The theatre of Libarna is dated to the first century AD. The building was located in the north-western part of the urban area. Our understanding of the building and its monumental nature is now limited because the original excavations were carried out at a time when the main interest was simply in bringing to light the monuments; and because the structure has been much damaged by the activities of farmers and by the construction of two railway lines. Nevertheless, the theatre must have been outstanding both in terms of its architecture and its decoration, as is revealed by the finds of decorated architectural elements, precious marble revetments, and painted plaster.
The crucial parts of the theatre were made of concrete that was faced with small stone blocks and with courses of brick. The building was probably designed on two levels: an external ambulatory with twenty-two arches supported by pillars on sandstone bases and an upper order that was probably blind, without openings.
There was a central, main entrance, flanked by two side entrances, and four secondary entrances at the ends of the radial corridors giving access to staircases.
In the interior, the cavea and scaena formed a single, unified block, which allowed for excellent acoustics. In front of the orchestra, that is the semi-circular space between the steps and the stage (originally intended for the chorus’ performances), the holes that housed the lifting mechanisms for the curtain can still be seen in the foundations of the stage.
As was usual, at the back of the stage building there was a porticoed garden (porticus post scaenam), probably with a fountain in the middle. Here the spectators could walk between one show and the next.
The theatre could host several hundred spectators.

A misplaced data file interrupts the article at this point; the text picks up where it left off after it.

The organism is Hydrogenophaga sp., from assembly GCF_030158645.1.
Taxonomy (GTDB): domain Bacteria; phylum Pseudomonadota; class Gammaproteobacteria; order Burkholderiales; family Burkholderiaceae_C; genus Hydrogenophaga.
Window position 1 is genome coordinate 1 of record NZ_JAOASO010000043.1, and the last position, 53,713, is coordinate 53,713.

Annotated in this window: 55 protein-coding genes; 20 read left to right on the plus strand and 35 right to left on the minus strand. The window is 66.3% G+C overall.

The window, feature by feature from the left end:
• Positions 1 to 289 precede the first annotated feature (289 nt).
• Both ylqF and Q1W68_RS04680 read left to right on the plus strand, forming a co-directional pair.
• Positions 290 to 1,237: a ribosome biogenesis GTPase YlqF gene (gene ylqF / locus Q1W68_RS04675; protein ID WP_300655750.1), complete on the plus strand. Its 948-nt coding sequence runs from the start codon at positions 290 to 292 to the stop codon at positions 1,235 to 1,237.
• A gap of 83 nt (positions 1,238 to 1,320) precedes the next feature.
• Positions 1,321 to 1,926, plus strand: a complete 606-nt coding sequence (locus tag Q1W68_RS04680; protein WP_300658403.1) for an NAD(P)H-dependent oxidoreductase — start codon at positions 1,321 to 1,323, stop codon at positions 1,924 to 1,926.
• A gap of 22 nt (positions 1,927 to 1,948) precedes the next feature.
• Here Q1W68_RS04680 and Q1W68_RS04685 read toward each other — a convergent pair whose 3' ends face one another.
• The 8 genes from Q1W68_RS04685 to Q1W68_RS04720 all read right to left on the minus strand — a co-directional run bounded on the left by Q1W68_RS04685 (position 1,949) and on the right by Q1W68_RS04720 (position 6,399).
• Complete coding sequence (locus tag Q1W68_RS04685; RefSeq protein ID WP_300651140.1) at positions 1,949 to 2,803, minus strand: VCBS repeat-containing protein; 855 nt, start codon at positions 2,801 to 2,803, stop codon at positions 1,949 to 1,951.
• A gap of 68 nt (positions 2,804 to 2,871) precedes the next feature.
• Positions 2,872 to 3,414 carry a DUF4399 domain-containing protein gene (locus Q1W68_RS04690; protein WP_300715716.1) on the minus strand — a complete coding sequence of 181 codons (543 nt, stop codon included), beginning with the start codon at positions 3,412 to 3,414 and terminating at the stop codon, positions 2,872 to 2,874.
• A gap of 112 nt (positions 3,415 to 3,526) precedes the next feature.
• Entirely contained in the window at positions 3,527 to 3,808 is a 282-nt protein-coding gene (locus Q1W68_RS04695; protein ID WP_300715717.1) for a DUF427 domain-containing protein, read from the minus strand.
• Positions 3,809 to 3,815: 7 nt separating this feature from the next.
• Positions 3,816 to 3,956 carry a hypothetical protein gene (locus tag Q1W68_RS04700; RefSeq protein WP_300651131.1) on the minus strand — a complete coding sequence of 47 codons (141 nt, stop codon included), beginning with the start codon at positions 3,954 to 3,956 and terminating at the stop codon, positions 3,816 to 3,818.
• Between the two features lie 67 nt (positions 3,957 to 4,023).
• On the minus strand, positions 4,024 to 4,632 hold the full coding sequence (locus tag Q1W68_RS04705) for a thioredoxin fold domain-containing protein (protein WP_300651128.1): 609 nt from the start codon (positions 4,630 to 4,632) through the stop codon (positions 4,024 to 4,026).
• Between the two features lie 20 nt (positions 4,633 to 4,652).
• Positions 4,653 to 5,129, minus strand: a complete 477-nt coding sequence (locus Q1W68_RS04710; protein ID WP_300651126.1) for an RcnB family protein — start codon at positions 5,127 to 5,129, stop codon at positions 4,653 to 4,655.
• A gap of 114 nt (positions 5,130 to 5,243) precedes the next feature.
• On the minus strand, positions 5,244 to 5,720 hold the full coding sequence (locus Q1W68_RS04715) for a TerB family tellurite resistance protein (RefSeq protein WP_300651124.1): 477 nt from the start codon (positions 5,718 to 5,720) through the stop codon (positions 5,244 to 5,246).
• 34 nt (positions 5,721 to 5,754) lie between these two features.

The Roman theatre derived from the Greek model, but with substantial differences. The construction of the theatre in Greece took advantage of the nature of the terrain, and the auditorium was therefore built into a hill, thus looking out theatrically on the surrounding landscape. In the Roman world, however, the theatre relied on a freestanding structure built entirely in masonry (even though it sometimes took partial advantage of the natural slope of the hill) in a single unit, closed at the back. Indeed the back wall of the stage (scaenae frons), punctuated by ornamental columns, had a length equal to the outer diameter of the cavea and the same height; the side entrances, which were covered, were set below the cavea, which itself was thus connected to the side rooms of the stage building.
The basic components of the Roman theatre were the cavea, scaenae frons (front of the stage building) and the proscaenium (namely, a true stage). The semi-circular orchestra, present in the Greek theatre, had lost its function.
The history of the theatre, as a permanent architectural building, is more recent than that of theatre performances, which, as we know, were widespread in Rome from the end of the third century BC,
when our sources attest that the comedies by Plautus were performed in the forum and temporary installations of wood and cloth were used.
The tradition of removable theatres lasted for a long time in the Urbs, actually until 55 BC, when the first permanent building made of stone was opened, the Theatre of Pompey. This monument is no longer directly visible, but its curved plan can be recognized in the large block just South of Campo dei Fiori. The other large building for performances built a few decades later in Rome, the Theatre of Marcellus, however, survives at least partially. Opened around 13-11 BC and dedicated to Augustus’ nephew, who died prematurely, this building had a curved façade of travertine blocks, characterized by three superimposed orders of arches. It was provided with semi-annular service corridors and a rectilinear stage building, richly adorned. The Theatre of Marcellus worked as a model for the spread of a scheme that was very successful throughout the Roman world.